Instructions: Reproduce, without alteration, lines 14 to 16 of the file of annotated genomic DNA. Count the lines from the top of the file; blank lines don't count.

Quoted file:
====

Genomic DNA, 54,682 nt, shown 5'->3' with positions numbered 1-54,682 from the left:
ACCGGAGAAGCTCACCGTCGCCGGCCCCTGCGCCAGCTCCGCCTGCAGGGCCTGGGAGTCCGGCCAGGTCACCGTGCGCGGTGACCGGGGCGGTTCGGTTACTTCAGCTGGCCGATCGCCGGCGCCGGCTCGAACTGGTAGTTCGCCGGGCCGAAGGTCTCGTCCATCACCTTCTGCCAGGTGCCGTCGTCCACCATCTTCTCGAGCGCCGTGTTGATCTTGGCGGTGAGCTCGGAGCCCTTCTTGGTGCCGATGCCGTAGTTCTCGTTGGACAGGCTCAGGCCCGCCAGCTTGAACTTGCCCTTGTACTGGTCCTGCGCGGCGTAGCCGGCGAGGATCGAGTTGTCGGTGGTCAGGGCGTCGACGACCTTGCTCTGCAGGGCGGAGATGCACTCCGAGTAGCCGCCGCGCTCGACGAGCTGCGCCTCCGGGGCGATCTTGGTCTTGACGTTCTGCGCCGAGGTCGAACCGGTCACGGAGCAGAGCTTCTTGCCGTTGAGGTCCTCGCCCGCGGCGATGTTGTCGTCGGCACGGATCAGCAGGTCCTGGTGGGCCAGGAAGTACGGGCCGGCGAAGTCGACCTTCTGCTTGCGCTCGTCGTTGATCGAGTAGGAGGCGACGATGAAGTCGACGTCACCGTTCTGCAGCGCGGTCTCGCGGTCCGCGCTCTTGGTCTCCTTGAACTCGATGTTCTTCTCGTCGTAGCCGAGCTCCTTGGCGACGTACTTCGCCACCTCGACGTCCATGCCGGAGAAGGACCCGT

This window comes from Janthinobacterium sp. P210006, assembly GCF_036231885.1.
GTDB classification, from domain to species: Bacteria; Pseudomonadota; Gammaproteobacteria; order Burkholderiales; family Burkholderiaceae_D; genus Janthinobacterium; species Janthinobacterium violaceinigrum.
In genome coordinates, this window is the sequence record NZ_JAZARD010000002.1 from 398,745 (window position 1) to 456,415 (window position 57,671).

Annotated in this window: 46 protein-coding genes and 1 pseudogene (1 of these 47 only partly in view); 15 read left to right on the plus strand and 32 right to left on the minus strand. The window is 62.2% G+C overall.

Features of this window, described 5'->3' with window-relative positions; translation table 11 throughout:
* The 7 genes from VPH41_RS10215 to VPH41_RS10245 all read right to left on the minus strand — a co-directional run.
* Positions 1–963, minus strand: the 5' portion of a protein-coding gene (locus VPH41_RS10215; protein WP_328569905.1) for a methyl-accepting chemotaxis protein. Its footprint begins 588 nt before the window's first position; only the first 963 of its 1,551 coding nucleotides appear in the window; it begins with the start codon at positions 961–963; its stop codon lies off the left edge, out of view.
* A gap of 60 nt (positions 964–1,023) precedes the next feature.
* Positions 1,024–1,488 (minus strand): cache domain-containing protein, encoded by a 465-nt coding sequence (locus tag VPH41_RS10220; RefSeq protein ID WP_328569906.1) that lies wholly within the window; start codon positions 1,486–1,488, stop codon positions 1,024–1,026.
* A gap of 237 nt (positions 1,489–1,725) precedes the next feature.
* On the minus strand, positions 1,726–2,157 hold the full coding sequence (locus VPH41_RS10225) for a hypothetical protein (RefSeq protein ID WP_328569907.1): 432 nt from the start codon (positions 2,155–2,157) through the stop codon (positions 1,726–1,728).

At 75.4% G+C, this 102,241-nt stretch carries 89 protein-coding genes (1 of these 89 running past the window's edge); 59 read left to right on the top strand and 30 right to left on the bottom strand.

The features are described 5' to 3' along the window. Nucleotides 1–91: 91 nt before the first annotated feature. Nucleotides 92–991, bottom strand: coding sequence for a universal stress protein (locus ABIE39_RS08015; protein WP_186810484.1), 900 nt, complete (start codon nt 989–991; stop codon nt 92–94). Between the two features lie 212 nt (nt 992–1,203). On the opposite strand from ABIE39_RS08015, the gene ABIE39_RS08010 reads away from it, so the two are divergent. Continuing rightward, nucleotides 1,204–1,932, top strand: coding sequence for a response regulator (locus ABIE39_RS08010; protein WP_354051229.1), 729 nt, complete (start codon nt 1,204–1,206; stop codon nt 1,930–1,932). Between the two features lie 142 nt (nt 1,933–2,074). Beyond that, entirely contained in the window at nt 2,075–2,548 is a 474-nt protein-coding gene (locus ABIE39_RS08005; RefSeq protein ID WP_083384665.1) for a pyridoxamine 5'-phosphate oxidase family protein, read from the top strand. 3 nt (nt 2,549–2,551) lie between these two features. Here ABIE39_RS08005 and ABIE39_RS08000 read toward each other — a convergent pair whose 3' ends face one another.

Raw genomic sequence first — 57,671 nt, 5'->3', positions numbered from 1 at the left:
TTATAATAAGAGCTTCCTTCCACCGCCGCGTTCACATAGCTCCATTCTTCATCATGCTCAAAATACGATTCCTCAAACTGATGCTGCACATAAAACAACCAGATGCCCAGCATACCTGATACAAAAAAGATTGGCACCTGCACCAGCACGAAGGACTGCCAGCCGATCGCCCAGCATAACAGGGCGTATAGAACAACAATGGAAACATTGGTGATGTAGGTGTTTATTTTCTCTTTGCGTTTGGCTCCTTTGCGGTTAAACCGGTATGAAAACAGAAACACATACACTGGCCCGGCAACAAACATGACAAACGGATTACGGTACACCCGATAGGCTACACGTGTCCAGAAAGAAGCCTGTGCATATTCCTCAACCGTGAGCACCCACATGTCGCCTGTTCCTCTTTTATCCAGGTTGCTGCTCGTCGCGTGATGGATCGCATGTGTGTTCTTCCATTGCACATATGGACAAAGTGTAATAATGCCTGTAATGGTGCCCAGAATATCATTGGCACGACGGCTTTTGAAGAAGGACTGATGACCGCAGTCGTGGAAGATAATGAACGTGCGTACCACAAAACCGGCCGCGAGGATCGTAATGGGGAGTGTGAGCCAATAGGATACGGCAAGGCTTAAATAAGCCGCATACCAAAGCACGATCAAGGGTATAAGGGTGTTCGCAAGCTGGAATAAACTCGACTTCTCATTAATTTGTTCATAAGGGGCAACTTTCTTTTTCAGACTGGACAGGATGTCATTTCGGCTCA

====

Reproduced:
At 75.4% G+C, this 102,241-nt stretch carries 89 protein-coding genes (1 of these 89 running past the window's edge); 59 read left to right on the top strand and 30 right to left on the bottom strand.

The features are described 5' to 3' along the window. Nucleotides 1–91: 91 nt before the first annotated feature. Nucleotides 92–991, bottom strand: coding sequence for a universal stress protein (locus ABIE39_RS08015; protein WP_186810484.1), 900 nt, complete (start codon nt 989–991; stop codon nt 92–94). Between the two features lie 212 nt (nt 992–1,203). On the opposite strand from ABIE39_RS08015, the gene ABIE39_RS08010 reads away from it, so the two are divergent. Continuing rightward, nucleotides 1,204–1,932, top strand: coding sequence for a response regulator (locus ABIE39_RS08010; protein WP_354051229.1), 729 nt, complete (start codon nt 1,204–1,206; stop codon nt 1,930–1,932). Between the two features lie 142 nt (nt 1,933–2,074). Beyond that, entirely contained in the window at nt 2,075–2,548 is a 474-nt protein-coding gene (locus ABIE39_RS08005; RefSeq protein ID WP_083384665.1) for a pyridoxamine 5'-phosphate oxidase family protein, read from the top strand. 3 nt (nt 2,549–2,551) lie between these two features. Here ABIE39_RS08005 and ABIE39_RS08000 read toward each other — a convergent pair whose 3' ends face one another.

Raw genomic sequence first — 57,671 nt, 5'->3', positions numbered from 1 at the left: